1 March 2016

“Should we farm tigers or ban all trade in them?” is one of many questions explored by Lancaster University’s new conservation scientist

A childhood in Costa Rica meant that Dr Jacob Phelps grew up “keenly aware” of environmental and sustainability issues and how they play out on the ground.

“We are facing rapid environmental change across the tropics.  Purely environmental issues are rare—there is always a human dimension” says Jacob, who joined Lancaster Environment Centre in October, following seven years conducting research across Southeast Asia.

Jacob is fascinated by how we design environmental policies and schemes to promote conservation and sustainable behaviours in ways that are not only effective, but also fair.  Conversely, he is interested in why and how people break environmental rules.

“Should we forbid all trade in tiger parts, or should we humanely farm them to satisfy market demand? Should we arrest small-scale farmers who set fires to clear land for agriculture, or should we pay them to change their behaviour?

“We need to delve into the mechanics of the various policy options, to inject evaluative, honest science into debates that are inherently complex, and often political and sensitive.”

The path to Lancaster

After studying environmental science as an undergraduate in the United States, Jacob did a masters in geography at Cambridge University. He completed a PhD in the Applied Plant Ecology Lab at the University of Singapore, exploring the illegal trade in ornamental plants, a subject that still occupies him today.

Before coming to Lancaster, Jacob spent two years at the Centre for International Forestry Research (CIFOR), a research-for-policy institute based in Indonesia where he developed an interest in the illegal clearing of forested peatland using fires.

“People are illegally clearing farmland using fire because it’s cheaper than machinery or manual labour. However, drained peatlands are highly flammable, so fires often become uncontrollable.  These escaped fires are now responsible for huge greenhouse gas emissions and chronic haze.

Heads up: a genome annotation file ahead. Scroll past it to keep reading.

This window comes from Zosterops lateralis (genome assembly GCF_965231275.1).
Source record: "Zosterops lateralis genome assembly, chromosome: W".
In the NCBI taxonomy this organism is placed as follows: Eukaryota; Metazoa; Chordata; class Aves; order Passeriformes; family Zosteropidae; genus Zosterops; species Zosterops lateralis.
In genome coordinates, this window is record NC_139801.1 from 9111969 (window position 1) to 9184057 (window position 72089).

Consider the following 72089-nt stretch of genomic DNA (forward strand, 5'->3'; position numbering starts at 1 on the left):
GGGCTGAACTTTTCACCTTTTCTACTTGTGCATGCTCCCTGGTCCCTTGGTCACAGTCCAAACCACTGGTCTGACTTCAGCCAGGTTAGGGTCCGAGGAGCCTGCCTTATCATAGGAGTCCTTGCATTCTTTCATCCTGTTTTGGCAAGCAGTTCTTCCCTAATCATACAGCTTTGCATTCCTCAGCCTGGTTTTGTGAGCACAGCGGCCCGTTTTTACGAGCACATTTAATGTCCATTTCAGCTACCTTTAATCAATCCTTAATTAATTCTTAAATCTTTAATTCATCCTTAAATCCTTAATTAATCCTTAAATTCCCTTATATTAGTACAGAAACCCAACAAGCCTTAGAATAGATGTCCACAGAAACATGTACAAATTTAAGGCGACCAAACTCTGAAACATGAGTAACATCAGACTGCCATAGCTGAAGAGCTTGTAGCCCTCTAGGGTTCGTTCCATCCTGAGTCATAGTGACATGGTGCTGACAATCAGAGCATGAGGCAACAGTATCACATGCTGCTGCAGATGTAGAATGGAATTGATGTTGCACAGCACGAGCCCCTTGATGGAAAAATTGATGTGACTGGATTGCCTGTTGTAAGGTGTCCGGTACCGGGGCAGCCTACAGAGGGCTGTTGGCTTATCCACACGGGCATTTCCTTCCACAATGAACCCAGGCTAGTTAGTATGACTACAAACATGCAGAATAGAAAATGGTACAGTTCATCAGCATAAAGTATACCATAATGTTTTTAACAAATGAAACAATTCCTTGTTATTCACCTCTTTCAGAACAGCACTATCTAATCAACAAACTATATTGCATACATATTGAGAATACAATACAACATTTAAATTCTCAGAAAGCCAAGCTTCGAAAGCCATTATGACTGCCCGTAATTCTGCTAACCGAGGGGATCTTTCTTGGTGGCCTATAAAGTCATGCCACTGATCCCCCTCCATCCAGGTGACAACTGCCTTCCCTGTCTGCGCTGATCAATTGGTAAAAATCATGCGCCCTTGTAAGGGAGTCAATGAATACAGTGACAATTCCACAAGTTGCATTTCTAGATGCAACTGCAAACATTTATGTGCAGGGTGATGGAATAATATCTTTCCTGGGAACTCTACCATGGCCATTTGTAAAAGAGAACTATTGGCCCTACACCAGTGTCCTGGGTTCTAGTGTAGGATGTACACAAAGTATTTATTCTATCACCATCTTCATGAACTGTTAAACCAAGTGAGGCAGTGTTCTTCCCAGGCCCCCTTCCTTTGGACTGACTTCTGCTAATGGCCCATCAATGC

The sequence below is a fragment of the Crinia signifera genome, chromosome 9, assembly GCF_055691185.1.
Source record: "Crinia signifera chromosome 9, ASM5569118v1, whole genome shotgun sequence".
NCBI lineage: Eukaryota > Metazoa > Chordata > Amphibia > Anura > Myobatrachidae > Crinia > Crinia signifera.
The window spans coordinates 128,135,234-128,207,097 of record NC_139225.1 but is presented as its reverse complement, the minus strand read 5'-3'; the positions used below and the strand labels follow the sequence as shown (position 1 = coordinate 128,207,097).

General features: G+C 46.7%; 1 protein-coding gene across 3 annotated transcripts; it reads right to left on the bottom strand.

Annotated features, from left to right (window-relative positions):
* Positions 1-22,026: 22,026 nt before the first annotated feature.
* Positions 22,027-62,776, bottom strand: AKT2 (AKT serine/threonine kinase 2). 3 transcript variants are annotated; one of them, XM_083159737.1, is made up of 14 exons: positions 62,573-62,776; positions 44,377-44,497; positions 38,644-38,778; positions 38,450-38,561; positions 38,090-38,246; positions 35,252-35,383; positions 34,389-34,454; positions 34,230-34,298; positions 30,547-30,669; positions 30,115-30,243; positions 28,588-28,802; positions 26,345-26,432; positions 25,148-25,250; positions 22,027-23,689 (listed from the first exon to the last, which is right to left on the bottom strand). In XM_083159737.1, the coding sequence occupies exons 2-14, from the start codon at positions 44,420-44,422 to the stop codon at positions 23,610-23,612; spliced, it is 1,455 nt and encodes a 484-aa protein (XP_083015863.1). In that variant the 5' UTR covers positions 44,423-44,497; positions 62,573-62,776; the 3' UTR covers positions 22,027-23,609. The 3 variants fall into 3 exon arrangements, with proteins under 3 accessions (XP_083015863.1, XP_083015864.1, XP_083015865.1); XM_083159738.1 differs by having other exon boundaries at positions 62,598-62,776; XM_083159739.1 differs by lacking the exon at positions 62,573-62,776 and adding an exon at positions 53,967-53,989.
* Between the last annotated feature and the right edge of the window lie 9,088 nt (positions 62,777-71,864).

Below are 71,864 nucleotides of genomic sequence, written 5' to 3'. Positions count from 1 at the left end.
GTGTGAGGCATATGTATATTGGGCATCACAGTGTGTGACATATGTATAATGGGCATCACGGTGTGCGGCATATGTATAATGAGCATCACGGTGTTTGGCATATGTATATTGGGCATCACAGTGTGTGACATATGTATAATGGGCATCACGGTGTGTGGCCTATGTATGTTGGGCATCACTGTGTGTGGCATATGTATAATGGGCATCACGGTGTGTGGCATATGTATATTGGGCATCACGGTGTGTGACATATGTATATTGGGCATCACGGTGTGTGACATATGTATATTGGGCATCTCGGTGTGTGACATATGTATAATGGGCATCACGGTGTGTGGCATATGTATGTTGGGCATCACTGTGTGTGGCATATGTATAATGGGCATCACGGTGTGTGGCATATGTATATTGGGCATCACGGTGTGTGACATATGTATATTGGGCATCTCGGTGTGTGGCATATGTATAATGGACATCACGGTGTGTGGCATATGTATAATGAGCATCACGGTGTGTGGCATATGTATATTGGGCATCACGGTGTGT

“We know people are breaking the rules, but that doesn’t tell us much about what is actually happening on the ground, or about how to change behaviours.

“We need not only to identify individual perpetrators, but also to understand their context. How do they manage land? What are their alternatives? How do they get away with setting illegal fires?  How do different people gain and lose from the fires.

The carrot and the stick

“A new law, in and of itself, is unlikely to resolve large-scale tropical deforestation, illegal wildlife trade or environmental pollution. We often need incentives to encourage behavioural change, such as social pressures or payments to promote better environmental management. We may also need to identify novel strategies to strengthen monitoring and enforcement”

Jacob believes we can learn from what has worked in one context, and apply it elsewhere.

“Following the BP oil spill in the Gulf of Mexico, a liability suit levied huge financial sanctions on the perpetrators, and recovered resources to enable restoration and restitution. If we are using these types of policy tools to address oil pollution in North America, can we use them to address deforestation in Borneo or Costa Rica?”

At Lancaster he has made early links with Dr. Gary Potter, a criminologist with experience working on policy responses to drug trade, where consumers are often prosecuted alongside those who produce and sell drugs.

“What lessons can we draw from the existing body of work on drugs, to inform our understanding of how the environment should - and shouldn’t - be regulated? For example, we often criminalise people who do the harvesting for illegal wildlife trade or who illegally clear land for farming, but should we do the same for the consumers who buy those illegal products?  What can prior experience from other fields and contexts teach us?”

Involving students

At the Lancaster Environment Centre, Jacob is building the Tropical Environmental Change and Policy Lab. 

As well as teaching on a number of different modules, he is identifying new field-based opportunities to help Lancaster students better understand both the global and the on-the-ground realities of conservation and sustainable land use management. 

He recently returned from the 66th Standing Committee Meeting of the Convention on International Trade of Endangered Species (CITES) in Geneva, where he went with his masters student, Sophie Banks.  They wanted to experience how policy is made in this field.  Read their blog about meeting the decision makers.